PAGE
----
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“When the world comes to an end,” Viennese writer Karl Kraus lamented in 1908, “all the big city orchestras will still be playing The Merry Widow.” Viennese operettas like Franz Lehár’s The Merry Widow were preeminent cultural texts during the Austro-Hungarian Empire’s final years. Alternately hopeful and nihilistic, operetta staged contemporary debates about gender, nationality, and labor. The Operetta Empire delves into this vibrant theatrical culture, whose creators simultaneously sought the respectability of high art and the popularity of low entertainment. Case studies examine works by Lehár, Emmerich Kálmán, Oscar Straus, and Leo Fall in light of current musicological conversations about hybridity and middlebrow culture. Demonstrating a thorough mastery of the complex early twentieth-century Viennese cultural scene, and a sympathetic and redemptive critique of a neglected popular genre, Micaela Baranello establishes operetta as an important element of Viennese cultural life—one whose transgressions helped define the musical hierarchies of its day.


The Operetta Empire has been reviewed or featured in:

  • The New York Review of Books
  • The Rest is Noise (named an “apex of 2021”)
  • BR-Klassik radio
  • German History
  • Opera (UK)
  • Grammophone (UK)


“Ultimately, The Operetta Empire makes a powerful case for us to engage with operetta afresh with a new awareness of its complicated ambitions, the ambivalent mixture of emotions it conveys, and its difficult reception in history. . . . It all adds up to a deeply satisfying and fascinating book that no one interested in operetta—or this period of Vienna’s musical history—will want to miss.”

Opera Magazine

“This is an excellent study of the musical, historical, economic, social, and political background of the Silver Age Viennese operetta, which is generally supposed to have begun with Franz Lehár’s composition The Merry Widow in 1905. Baranello brings operetta into the mainstream of musicological studies, continuing a trend toward scholarly consideration of popular forms of music theater, such as the American musical.”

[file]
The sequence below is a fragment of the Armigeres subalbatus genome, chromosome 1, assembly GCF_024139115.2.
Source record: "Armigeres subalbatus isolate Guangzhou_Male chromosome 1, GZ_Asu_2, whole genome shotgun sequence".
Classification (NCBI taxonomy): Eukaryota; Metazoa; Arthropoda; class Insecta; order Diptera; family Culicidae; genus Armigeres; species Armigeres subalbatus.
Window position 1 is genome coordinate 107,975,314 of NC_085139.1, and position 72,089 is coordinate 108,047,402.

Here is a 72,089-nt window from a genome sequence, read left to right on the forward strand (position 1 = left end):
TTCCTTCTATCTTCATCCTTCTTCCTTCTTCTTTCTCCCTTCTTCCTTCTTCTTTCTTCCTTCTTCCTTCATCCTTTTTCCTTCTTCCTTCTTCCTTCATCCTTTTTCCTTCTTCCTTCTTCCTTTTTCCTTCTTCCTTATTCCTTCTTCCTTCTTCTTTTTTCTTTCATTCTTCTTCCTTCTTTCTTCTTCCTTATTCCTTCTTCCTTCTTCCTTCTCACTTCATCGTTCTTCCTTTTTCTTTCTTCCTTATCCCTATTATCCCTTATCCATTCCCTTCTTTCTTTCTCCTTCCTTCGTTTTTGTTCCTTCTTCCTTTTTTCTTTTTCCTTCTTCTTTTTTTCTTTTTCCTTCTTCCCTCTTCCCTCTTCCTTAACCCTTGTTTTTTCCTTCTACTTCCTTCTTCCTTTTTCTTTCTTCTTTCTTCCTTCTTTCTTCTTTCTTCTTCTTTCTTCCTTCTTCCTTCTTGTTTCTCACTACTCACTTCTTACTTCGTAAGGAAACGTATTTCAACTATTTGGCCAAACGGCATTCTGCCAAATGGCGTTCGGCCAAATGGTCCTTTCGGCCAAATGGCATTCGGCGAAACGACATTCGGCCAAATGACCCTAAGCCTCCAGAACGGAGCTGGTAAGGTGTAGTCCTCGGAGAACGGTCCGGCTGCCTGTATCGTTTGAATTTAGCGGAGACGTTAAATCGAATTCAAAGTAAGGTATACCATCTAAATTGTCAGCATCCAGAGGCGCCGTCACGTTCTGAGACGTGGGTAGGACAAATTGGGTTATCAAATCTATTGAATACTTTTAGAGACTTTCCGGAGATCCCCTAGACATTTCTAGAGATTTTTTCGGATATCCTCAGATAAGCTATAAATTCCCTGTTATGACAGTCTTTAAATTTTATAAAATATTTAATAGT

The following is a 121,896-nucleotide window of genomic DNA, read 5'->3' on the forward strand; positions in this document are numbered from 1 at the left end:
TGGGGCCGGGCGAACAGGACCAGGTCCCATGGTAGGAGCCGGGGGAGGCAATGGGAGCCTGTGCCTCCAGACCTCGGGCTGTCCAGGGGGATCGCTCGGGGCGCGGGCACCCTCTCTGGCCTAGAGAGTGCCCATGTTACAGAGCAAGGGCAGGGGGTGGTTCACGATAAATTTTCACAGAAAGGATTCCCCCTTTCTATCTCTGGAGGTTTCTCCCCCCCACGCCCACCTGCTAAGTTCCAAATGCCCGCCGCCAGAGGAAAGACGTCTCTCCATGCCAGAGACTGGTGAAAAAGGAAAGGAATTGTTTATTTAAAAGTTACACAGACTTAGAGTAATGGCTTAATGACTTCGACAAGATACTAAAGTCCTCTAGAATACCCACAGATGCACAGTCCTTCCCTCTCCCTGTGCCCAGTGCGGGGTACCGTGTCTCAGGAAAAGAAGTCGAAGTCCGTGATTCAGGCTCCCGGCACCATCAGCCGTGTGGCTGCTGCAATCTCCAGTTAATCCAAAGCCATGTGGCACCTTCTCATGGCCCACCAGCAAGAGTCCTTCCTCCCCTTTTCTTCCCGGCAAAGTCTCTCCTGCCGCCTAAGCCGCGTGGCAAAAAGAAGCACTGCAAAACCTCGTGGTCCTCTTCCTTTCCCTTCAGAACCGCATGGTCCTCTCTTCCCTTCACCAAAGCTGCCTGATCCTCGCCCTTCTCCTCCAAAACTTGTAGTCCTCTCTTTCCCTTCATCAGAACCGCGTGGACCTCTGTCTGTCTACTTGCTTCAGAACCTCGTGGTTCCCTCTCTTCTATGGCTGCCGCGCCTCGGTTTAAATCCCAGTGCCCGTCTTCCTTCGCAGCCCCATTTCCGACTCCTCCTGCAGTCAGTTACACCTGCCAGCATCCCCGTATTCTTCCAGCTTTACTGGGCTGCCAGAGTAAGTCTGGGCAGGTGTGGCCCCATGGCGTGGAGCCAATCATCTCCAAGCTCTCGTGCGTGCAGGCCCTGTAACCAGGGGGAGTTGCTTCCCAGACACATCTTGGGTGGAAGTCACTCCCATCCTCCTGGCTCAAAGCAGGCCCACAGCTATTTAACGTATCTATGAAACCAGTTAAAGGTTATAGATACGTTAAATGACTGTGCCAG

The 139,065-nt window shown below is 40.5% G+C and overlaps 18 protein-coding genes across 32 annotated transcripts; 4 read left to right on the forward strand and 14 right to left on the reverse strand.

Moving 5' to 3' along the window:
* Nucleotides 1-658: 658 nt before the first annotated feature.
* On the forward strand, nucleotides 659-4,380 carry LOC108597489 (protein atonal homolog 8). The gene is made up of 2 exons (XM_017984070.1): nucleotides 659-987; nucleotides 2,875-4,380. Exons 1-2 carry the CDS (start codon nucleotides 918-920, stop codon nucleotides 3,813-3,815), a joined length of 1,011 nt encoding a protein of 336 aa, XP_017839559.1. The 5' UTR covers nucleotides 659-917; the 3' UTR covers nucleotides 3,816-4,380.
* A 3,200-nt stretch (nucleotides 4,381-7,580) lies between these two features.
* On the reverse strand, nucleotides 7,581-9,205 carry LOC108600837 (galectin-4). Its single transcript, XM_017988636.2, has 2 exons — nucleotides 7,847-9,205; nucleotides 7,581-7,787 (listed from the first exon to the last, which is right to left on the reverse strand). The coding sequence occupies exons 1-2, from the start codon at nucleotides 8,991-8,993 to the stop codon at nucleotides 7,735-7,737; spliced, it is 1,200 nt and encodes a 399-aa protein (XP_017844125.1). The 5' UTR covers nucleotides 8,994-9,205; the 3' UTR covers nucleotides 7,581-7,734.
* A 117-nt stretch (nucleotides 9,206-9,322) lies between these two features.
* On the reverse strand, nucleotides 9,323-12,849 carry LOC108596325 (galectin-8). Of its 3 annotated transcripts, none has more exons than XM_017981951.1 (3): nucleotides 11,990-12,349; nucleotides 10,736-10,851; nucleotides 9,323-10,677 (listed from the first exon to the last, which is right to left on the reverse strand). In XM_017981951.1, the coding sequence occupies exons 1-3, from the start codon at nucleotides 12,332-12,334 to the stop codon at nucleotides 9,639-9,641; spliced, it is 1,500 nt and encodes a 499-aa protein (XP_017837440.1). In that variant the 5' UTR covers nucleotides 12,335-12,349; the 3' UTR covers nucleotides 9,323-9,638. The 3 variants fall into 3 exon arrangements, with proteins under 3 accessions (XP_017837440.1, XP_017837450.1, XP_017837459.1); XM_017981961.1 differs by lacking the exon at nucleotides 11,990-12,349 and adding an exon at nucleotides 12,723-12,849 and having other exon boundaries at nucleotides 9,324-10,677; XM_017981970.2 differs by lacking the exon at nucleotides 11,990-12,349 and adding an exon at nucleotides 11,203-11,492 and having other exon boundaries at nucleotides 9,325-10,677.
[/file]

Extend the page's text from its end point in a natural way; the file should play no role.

“Vienna’s ‘Silver Age’ operetta was simultaneously a successful international culture industry and a distillation of the city’s multiethnic local identities, a sentimental escapist entertainment and an increasingly ambitious art. Micaela Baranello captures the glamorous yet contested nature of this long-dismissed genre through a sophisticated explication of the creation and reception of some of twentieth-century Europe’s most popular theatrical works.”—Lynn M. Hooker, author of Redefining Hungarian Music from Liszt to Bartók

“A pioneering study of twentieth-century Viennese operetta that shows the limits of, and presents a much-needed challenge to, the musicological fixation on high-status musical modernism in Vienna.”—Derek B. Scott, author of German Operetta on Broadway and in the West End, 1900–1940

“In this well-researched volume, Baranello celebrates the extraordinary nature and significance of early twentieth-century Viennese operetta, a repertory clearly deserving of such an investigation. Her work is destined to occupy a prominent place in the expanding literature on musical theater in general and operetta in particular.”—William A. Everett, author of Sigmund Romberg